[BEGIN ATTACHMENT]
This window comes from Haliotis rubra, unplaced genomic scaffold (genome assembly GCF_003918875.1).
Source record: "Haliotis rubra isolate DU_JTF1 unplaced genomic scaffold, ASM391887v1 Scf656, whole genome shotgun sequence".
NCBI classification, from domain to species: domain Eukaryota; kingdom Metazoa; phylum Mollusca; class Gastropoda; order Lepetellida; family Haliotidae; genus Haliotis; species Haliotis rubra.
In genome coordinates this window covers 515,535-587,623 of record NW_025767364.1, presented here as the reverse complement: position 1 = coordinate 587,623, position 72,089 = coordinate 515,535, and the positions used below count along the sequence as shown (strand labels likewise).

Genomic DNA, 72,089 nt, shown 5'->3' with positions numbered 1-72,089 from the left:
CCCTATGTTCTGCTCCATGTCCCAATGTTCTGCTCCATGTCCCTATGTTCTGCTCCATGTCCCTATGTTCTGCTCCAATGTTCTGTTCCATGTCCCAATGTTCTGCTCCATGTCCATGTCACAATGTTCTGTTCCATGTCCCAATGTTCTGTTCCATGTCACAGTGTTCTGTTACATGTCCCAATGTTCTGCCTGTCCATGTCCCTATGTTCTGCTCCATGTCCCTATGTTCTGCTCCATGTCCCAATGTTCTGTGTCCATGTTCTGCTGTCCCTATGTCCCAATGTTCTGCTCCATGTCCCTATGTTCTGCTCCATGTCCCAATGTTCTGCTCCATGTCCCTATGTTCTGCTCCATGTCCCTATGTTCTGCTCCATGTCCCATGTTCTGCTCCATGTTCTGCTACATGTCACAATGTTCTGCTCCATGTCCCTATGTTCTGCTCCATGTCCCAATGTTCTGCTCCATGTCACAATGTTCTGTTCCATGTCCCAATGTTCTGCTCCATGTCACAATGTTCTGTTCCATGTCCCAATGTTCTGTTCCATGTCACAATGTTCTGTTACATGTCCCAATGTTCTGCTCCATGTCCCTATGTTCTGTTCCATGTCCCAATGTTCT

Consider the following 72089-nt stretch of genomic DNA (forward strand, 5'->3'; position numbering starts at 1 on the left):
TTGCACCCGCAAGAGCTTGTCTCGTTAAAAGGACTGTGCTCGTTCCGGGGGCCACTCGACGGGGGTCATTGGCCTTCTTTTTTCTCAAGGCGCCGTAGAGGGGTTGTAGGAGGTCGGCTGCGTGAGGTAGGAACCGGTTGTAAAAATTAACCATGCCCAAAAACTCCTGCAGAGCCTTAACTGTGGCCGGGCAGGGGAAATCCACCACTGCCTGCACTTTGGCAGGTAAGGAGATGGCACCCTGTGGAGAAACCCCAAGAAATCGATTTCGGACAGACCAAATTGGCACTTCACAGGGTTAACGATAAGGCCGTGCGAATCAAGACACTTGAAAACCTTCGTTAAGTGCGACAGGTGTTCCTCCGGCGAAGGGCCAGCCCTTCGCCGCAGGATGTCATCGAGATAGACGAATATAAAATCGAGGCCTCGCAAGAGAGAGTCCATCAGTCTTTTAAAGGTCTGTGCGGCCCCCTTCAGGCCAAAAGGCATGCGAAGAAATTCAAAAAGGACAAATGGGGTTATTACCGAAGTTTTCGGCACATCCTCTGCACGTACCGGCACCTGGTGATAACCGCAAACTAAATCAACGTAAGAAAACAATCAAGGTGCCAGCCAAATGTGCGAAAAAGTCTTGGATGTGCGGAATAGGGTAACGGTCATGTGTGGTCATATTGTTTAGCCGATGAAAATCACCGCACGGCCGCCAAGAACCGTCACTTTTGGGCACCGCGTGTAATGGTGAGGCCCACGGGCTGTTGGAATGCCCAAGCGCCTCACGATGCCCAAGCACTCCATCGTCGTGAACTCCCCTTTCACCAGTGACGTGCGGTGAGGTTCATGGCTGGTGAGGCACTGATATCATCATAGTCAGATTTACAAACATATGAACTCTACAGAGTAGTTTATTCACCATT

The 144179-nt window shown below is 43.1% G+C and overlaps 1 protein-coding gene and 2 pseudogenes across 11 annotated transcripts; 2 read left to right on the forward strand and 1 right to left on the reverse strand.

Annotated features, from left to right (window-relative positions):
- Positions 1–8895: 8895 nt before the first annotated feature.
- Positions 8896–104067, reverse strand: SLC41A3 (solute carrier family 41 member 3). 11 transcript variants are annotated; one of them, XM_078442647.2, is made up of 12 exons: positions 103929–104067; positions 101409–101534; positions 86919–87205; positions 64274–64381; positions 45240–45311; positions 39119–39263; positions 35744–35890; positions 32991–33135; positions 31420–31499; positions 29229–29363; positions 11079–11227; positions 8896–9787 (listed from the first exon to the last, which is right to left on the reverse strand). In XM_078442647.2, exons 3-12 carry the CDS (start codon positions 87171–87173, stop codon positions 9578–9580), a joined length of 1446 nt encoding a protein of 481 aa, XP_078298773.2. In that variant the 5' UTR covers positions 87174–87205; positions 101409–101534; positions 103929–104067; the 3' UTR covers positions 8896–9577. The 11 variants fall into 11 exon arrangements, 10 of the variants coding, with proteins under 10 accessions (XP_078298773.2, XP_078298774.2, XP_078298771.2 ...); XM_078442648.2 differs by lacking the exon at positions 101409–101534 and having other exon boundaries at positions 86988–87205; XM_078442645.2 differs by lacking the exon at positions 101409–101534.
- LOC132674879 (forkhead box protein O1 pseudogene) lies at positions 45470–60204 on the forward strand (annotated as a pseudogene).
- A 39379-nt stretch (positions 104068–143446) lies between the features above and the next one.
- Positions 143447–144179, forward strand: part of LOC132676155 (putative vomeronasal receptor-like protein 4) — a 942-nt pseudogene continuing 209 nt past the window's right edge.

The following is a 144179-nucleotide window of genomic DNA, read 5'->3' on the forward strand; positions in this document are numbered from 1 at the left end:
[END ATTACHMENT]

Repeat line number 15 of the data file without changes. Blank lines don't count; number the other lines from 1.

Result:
- Positions 143447–144179, forward strand: part of LOC132676155 (putative vomeronasal receptor-like protein 4) — a 942-nt pseudogene continuing 209 nt past the window's right edge.